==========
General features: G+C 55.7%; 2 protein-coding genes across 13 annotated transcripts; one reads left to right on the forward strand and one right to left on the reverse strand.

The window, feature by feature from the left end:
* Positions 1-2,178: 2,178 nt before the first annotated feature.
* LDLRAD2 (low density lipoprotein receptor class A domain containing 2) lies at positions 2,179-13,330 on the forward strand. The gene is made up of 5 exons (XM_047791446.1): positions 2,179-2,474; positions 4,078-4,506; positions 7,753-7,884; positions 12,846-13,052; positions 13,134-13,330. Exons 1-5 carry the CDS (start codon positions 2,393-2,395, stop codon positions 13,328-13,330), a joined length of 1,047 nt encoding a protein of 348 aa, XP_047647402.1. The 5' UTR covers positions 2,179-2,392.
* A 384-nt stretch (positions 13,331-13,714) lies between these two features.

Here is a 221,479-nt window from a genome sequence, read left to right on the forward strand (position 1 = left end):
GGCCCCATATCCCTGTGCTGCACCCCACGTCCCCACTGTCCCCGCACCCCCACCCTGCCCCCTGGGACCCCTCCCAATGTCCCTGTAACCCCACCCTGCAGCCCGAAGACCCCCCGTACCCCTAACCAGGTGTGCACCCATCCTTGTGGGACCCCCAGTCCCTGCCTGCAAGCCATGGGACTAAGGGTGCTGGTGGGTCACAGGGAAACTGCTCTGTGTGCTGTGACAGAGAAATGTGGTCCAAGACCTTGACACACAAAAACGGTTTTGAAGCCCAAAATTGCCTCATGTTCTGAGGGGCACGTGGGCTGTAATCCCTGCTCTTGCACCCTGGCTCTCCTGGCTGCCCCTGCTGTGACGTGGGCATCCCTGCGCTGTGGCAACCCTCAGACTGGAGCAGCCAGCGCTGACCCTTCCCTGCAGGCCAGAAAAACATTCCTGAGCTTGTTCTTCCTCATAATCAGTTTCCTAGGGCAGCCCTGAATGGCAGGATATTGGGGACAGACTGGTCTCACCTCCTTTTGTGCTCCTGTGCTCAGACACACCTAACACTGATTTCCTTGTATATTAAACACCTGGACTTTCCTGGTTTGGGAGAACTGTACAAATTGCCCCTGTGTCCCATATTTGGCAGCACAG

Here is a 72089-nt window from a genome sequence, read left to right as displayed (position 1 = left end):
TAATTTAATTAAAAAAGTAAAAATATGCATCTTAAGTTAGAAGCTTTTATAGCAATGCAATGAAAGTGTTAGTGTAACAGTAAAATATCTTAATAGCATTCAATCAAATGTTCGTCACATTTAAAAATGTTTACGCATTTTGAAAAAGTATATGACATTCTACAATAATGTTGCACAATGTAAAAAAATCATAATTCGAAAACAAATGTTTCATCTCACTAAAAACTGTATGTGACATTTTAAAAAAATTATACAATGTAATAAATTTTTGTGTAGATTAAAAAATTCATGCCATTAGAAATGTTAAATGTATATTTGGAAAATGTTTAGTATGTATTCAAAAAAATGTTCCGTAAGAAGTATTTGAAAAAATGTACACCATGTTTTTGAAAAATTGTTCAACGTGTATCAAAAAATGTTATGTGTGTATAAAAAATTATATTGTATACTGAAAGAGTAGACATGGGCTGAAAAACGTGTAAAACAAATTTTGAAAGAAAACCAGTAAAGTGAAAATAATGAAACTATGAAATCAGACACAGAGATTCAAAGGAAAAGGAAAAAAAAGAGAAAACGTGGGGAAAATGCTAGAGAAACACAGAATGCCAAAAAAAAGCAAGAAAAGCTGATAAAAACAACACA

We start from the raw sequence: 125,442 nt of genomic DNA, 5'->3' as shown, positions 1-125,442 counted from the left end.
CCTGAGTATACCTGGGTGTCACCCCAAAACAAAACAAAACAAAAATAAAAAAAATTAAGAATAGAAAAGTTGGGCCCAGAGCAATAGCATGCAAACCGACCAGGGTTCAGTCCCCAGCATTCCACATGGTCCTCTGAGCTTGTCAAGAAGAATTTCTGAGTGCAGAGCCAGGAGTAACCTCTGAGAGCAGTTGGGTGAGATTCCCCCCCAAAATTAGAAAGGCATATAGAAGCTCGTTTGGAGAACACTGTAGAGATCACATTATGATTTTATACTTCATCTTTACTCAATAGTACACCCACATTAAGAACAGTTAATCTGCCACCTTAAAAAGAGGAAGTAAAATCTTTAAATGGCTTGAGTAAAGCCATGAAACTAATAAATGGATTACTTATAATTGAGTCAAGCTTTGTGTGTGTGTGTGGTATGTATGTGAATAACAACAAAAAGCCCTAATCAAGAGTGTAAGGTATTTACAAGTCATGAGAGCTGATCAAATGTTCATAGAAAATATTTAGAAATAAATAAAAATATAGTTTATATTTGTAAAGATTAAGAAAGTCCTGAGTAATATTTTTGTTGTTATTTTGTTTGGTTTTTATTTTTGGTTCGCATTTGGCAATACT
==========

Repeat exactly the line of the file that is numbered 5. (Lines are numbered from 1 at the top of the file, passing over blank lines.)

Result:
* A 384-nt stretch (positions 13,331-13,714) lies between these two features.